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Affordable Care Act
1:51 pm
Tue February 26, 2013

Failure To Expand Medicaid To Directly Effect Low-To-Moderate Income New Orleans Residents

Gov. Bobby Jindal has remained steadfast thus far in his opposition to expanding Medicaid under the Affordable Care Act saying it’s too expensive and that Medicaid is an outdated, inflexible program. 

Not expanding Medicaid it will have a direct effect on low-to-moderate income New Orleanians.

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The Jim Engster Show
11:47 am
Tue February 26, 2013

WEDNESDAY: LA Entertainment's Chris Stelly, Novelist Stephen Maitland-Lewis

Chris Stelly, from the Louisiana Entertainment office of the Department of Economic Development, talks with Jim about the Bayou State's film & TV industry and controversial film tax credits.

Novelist and storyteller Stephen Maitland-Lewis discusses his latest book, "Ambition".


Re-segregation
6:49 am
Tue February 26, 2013

'Segregation Academies': Past and Definitely Present

Pickens Academy Class of 2012
Credit Dan Carsen / Southern Education Desk

The history of education in the South is woven to the history of race. When whites saw public-school integration coming, many started private schools, sometimes called "segregation academies" – and they still play a role.


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State Budget 2013
3:01 pm
Mon February 25, 2013

Fiscal Hawks to Pick at Budget

The group of legislators that routinely opposes Governor Bobby Jindal's use of one-time money in his proposed budgets met over the weekend, and may soon have an alternate way to fund some of higher education's budget. 

Last year, the fiscal hawks proposed over $160 million of cuts to lower priority areas of the budget. Representative Kirk Talbot, a leader of the group, says those weren’t considered until the mid-year shortfall. They’ll try again this year.


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The Jim Engster Show
2:31 pm
Mon February 25, 2013

TUESDAY: Author Leo Honeycutt, Attorney Julie Baxter, LSU's Matthew Lee, Author Michael Hainey

Journalist and Author Leo Honeycutt (formerly with WBRZ News) and attorney Julie Baxter (formerly with WAFB News) discuss the legacy of Judge Frank Polozola, who passed away late Sunday.

LSU Criminologist Dr. Matthew Lee discusses problems with crime in Baton Rouge.

Author Michael Hainey discusses his book, "After Visiting Friends", his very personal story of investigating the mysterious circumstances of his father's death.


State Budget 2013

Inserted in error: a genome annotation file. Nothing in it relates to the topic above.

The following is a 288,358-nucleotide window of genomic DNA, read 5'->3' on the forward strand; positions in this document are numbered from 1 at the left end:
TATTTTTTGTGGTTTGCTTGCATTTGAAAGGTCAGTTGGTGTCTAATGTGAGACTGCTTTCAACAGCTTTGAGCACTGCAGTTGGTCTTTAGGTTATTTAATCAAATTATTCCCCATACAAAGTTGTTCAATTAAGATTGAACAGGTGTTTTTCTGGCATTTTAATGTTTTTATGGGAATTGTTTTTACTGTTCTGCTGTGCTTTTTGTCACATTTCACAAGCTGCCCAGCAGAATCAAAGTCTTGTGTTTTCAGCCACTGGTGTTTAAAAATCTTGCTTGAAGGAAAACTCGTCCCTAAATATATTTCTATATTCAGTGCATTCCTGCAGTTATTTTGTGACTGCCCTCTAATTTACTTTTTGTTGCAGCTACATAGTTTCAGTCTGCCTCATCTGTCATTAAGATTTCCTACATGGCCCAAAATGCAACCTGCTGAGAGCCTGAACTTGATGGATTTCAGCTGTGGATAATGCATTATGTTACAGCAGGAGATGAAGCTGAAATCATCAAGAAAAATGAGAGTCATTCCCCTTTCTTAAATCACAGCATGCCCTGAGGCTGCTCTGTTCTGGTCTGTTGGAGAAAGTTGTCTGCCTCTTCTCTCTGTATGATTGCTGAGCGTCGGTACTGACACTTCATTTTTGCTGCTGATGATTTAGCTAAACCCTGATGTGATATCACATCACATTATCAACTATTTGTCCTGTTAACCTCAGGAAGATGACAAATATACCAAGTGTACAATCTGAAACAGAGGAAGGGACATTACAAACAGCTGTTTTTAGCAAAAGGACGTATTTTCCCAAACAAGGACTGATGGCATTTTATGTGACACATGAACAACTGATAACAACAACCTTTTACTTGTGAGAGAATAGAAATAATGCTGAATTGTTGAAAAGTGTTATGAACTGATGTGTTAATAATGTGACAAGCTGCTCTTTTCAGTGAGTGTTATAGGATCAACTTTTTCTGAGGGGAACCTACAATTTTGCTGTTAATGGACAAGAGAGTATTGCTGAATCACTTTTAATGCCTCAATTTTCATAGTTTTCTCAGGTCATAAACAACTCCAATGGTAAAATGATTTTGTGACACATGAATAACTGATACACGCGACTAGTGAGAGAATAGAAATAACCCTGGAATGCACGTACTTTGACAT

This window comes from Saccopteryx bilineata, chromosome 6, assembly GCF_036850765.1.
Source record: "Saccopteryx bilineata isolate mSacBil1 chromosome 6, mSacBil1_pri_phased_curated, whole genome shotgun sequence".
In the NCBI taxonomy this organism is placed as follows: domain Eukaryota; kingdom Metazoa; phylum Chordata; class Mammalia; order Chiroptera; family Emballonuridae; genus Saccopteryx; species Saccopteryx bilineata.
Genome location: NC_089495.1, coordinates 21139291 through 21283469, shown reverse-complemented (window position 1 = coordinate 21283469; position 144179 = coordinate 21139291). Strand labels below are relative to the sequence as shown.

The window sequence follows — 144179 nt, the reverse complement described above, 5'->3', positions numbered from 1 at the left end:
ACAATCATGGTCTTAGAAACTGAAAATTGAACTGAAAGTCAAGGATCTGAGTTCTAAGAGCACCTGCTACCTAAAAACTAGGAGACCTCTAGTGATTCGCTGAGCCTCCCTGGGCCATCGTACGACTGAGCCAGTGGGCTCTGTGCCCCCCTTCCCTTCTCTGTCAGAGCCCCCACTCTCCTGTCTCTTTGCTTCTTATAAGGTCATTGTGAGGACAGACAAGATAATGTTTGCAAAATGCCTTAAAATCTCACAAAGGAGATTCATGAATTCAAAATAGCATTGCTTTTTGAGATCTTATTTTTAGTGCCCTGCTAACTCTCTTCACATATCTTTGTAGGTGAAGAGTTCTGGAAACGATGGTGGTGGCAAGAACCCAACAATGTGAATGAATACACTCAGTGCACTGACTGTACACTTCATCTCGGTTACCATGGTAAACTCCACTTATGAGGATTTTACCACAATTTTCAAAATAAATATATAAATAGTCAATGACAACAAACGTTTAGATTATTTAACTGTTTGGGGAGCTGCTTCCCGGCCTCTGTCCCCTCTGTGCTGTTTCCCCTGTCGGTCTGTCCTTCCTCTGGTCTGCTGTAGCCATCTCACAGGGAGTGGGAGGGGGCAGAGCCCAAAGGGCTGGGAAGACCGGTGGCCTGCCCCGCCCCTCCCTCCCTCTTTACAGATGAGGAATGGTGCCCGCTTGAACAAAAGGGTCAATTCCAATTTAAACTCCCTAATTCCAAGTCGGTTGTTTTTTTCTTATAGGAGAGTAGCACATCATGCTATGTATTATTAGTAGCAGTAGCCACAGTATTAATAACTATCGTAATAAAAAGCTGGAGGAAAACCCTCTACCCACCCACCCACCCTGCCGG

2:06 pm
Mon February 25, 2013

Dept. of Health and Hospitals Proposed Budget Depends on Contingencies

Gov. Bobby Jindal’s proposed $24.7 billion state budget for the next fiscal year seemingly leaves the state Department of Health and Hospitals relatively unscathed.

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Re-segregation
8:57 am
Mon February 25, 2013

Clinton After Segregation: A Small Southern Town’s Struggle With The Past

Statues of the “Clinton 12″ look out over downtown Clinton, TN.
Credit Christine Jessel / Southern Education Desk

Ever since the Supreme Court declared segregated schools unconstitutional in Brown-versus-Board-of-Education in 1954, the racial makeup of our schools has been in flux.

Forced integration made the South’s public schools some of the most integrated in the country. But now, here and across the nation, schools are re-segregating.

Some of the earliest desegregation efforts played out in  Clinton, TN.


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Bayou Garden
7:42 am
Sat February 23, 2013

Fertilizer: Vitamins for Plants

Bat guano fertilizer.
Credit Chiot's Run / Flickr

Plants get essential nutrients from the soil, but if they're in short supply fertilizer is the supplement.


Politics
5:26 pm
Fri February 22, 2013

Jindal Budget Questioned by Ally

A group of thirty legislators have vocally opposed use of "one-time funds" in Jindal's budget. Now opposition is coming from legislators that have been closer to the governor.

 Governor Bobby Jindal wants to utilize one-time funds to keep the state afloat. Jindal's proposed budget was unveiled Friday to the Legislature's Joint Committee on the Budget.

The Governor's budget it $24.7 billion in size. One-time funds make up only $424 million of it – but last year, the budget’s use of one-time funds was smaller than that, and those funds not coming through were partially to blame for mid-year budget cuts.


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Resegregation
10:49 am
Fri February 22, 2013

Carving Up The Elephant: Resegregation In Louisiana

Students in a Baton Rouge public school.
Credit Sue Lincoln / Southern Education Desk

It’s been nearly 60 years since the landmark Brown v. Board of Education decision, and the subsequent flurry of lawsuits forcing the desegregation of schools. Two recent studies—one from Stanford University, the other from UCLA—say that schools, particularly in the South, are becoming re-segregated after the lawsuits are settled. Louisiana’s East Baton Rouge Parish appears to be part of that pattern.

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